I <eat, have, take> breakfast ...

Discussion in 'English Only' started by Savoir, Mar 27, 2007.

  1. Savoir Senior Member

    HK
    Which is more common?

    e.g. I like to eat breakfast

    I like to have breakfast.

    Is it a regional or personal preference? Any difference in meaning btw the 2?

    Thx.
     
  2. Hi Savoir,

    I normally say "I like to have breakfast". It is probably a personal preference. There is no difference in meaning.

    LRV
     
  3. Thomas Tompion Senior Member

    Southern England
    English - England
    Some very genteel, or mock-genteel, people even say to take breakfast. LRV's advice is excellent, as usual.
     
  4. Savoir Senior Member

    HK
    Thanks, la reine victoria and Thomas Tompion.:)

    la reine victoria, please excuse my net writing.:p

    Here in HK, we've been taught in school to use "have". Many people think "eat breakfast" is a direct translation of chinese, and seldom, if not never, heard of it.
     
  5. Savoir Senior Member

    HK
    I've seen someone on another forum quoting from a dictionary that "eat breakfast" is American English, and "have English" is British. I've seen that the above 2 posters are from England. Do people from the UK and the US agree it's the difference between UK and US English? Thanks.:)
     
  6. Thomas Tompion Senior Member

    Southern England
    English - England
    As LRV suggests we Brits say to eat breakfast as well as to have breakfast.
     
  7. Q-cumber

    Q-cumber Senior Member

    I've done a context Google search for both variants. The results are:

    * "eat breakfast" ~ 1 090 000 matches
    * "have breakfast" ~ 1 120 000 matches

    Thus we get nearly equal numbers.
     
  8. panjandrum

    panjandrum Occasional Moderator

    Belfast, Ireland
    English-Ireland (top end)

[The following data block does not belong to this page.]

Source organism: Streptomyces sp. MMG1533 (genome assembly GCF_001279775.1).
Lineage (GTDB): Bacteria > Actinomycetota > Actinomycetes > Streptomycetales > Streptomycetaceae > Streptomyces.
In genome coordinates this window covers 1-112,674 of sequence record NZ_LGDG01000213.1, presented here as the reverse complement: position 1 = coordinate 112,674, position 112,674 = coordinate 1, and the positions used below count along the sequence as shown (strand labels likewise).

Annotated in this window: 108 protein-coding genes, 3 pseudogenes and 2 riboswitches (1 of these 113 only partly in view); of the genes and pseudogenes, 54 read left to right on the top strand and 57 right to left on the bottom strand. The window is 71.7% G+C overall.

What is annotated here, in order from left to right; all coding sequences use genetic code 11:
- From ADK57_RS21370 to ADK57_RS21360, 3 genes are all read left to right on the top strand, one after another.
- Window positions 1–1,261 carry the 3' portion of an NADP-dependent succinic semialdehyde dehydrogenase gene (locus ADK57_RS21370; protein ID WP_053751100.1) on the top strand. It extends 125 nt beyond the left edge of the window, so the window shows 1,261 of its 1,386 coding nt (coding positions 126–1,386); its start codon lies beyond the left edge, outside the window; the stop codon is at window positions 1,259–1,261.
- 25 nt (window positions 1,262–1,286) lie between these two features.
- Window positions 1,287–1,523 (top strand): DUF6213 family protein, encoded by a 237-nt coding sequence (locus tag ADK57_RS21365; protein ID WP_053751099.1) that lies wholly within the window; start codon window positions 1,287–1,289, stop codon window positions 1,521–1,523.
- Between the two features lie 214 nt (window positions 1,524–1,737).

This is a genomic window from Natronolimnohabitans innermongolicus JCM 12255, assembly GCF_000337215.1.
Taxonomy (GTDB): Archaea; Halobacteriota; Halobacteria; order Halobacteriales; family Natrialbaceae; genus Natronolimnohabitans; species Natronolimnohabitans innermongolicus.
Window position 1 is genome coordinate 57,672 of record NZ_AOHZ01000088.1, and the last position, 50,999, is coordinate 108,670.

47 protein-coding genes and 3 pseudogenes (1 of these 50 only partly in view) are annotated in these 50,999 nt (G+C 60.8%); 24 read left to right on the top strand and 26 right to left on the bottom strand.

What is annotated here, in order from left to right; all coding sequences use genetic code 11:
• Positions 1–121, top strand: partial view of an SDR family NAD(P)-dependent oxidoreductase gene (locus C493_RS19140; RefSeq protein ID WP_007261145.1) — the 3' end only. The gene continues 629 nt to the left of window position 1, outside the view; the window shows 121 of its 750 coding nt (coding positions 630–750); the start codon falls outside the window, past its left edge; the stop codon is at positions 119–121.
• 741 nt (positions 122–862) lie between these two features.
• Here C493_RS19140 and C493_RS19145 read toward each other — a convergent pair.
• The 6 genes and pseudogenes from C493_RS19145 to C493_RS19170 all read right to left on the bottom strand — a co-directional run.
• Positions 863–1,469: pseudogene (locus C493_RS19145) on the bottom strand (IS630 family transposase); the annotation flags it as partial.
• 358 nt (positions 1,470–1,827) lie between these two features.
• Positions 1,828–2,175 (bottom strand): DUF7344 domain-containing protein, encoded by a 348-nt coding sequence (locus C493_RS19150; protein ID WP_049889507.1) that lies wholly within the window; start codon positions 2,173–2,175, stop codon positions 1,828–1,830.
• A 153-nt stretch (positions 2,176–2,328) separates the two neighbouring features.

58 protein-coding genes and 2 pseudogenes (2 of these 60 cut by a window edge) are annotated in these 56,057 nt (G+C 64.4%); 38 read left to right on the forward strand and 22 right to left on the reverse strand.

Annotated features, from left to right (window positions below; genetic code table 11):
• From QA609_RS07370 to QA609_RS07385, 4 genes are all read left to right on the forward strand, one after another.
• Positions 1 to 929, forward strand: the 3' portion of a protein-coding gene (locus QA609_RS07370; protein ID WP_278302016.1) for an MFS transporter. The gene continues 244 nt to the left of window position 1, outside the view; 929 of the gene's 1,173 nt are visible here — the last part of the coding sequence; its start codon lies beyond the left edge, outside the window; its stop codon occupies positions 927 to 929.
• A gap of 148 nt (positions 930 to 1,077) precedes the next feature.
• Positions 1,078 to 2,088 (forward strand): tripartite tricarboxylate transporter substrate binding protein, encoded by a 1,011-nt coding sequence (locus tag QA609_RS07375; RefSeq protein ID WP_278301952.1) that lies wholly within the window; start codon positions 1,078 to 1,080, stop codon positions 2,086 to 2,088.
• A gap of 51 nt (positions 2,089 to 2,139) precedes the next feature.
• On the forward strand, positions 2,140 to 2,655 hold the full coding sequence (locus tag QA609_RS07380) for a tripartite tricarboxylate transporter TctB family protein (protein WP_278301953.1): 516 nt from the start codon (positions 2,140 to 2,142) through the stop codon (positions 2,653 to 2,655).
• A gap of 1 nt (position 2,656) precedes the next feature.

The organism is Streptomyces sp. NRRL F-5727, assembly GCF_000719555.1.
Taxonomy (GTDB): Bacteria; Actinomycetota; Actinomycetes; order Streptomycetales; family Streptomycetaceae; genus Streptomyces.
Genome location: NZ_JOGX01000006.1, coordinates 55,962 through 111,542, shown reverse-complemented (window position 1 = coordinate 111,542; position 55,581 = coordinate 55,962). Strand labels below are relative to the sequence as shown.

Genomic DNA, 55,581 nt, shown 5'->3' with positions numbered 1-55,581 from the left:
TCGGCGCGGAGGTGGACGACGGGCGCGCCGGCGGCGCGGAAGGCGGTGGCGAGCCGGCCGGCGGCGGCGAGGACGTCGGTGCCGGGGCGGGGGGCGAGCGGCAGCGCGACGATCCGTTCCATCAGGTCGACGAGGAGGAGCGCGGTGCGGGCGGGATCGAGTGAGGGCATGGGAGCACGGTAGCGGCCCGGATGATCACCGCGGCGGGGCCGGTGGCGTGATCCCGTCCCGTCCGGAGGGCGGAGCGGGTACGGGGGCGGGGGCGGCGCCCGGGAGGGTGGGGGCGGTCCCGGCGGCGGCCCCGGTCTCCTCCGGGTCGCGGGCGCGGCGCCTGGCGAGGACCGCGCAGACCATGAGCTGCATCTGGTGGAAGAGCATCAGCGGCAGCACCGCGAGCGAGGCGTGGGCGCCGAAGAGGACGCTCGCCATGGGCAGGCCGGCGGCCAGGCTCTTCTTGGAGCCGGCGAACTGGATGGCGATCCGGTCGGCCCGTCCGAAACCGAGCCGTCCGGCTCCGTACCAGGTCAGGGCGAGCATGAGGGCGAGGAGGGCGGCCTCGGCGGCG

The question is perhaps more complicated than first appears.
    Whether I eat breakfast or have breakfast or take breakfast depends on the context.

    Let me look for some examples to see if I'm talking rubbish.
    Usual caveats about relying on Google - these are search results, not surveyed usage preferences.
    14,000 for "I eat breakfast
    16,700 for "I have breakfast
    10 for "I take breakfast

    2,670 for "I ate breakfast
    998 for "I had breakfast
    95 for "I took breakfast

    18,100 for "you eat breakfast
    303,000 for "you have breakfast
    4,030 for "you take breakfast

    360 for "you ate breakfast
    787 for "you had breakfast
    2 for "you took breakfast

    24,100 for "we eat breakfast
    243,000 for "we have breakfast
    87 for "we take breakfast

    835 for "we ate breakfast
    27,900 for "we had breakfast
    252 for "we took breakfast

    Edit: I was searching while Q-cumber was posting - but now I'm off to do some toasting. All that talk of breakfast has made me hungry.
    I'm off to get breakfast.

    5,170 for "they eatbreakfast
    6,330 for "they have breakfast
    4 for "they take breakfast

    430 for "they ate breakfast
    107,000 for "they had breakfast
    5 for "they took breakfast
     
  9. Savoir Senior Member

    HK
    Thanks everybody.:)

    Now I've learnt something valuable, trust living people rather than a dictionary.;)


    Panjandrum, thank you for your very detailed search statistics. I've done some google search for different usages myself too, and the nos. for each usuage vary. Sorry to have made you hungry. Bon appetit, maybe time for afternoon tea now.;)
     
  10. maritza26 New Member

    español
    Is it correct if I say " I take breakfast at 8 in the mornig? meaning that I eat, my collegues at school say to me that I am incorrect that the correct expression is " I have breakfast"
     
  11. tepatria Senior Member

    Onondaga, Ontario
    Canadian English
    Taking a meal is old fashioned in my part of the world. I have seen it used in literature, so it is not wrong. However, have breakfast is more in use.
     
  12. Heatslap New Member

    Japan
    English
    Interestingly, I have followed panjandrum's lead but I have come up with drastically different results with seemingly the exact same criteria. Some of our figures are WAY off (like, hundreds of thousands of hits google hits off). Are his numbers fictional? Maybe, but I doubt it. Could it be that I am using google.com from Japan? I don't know. After removing the irrelavent took, take, here is what I got: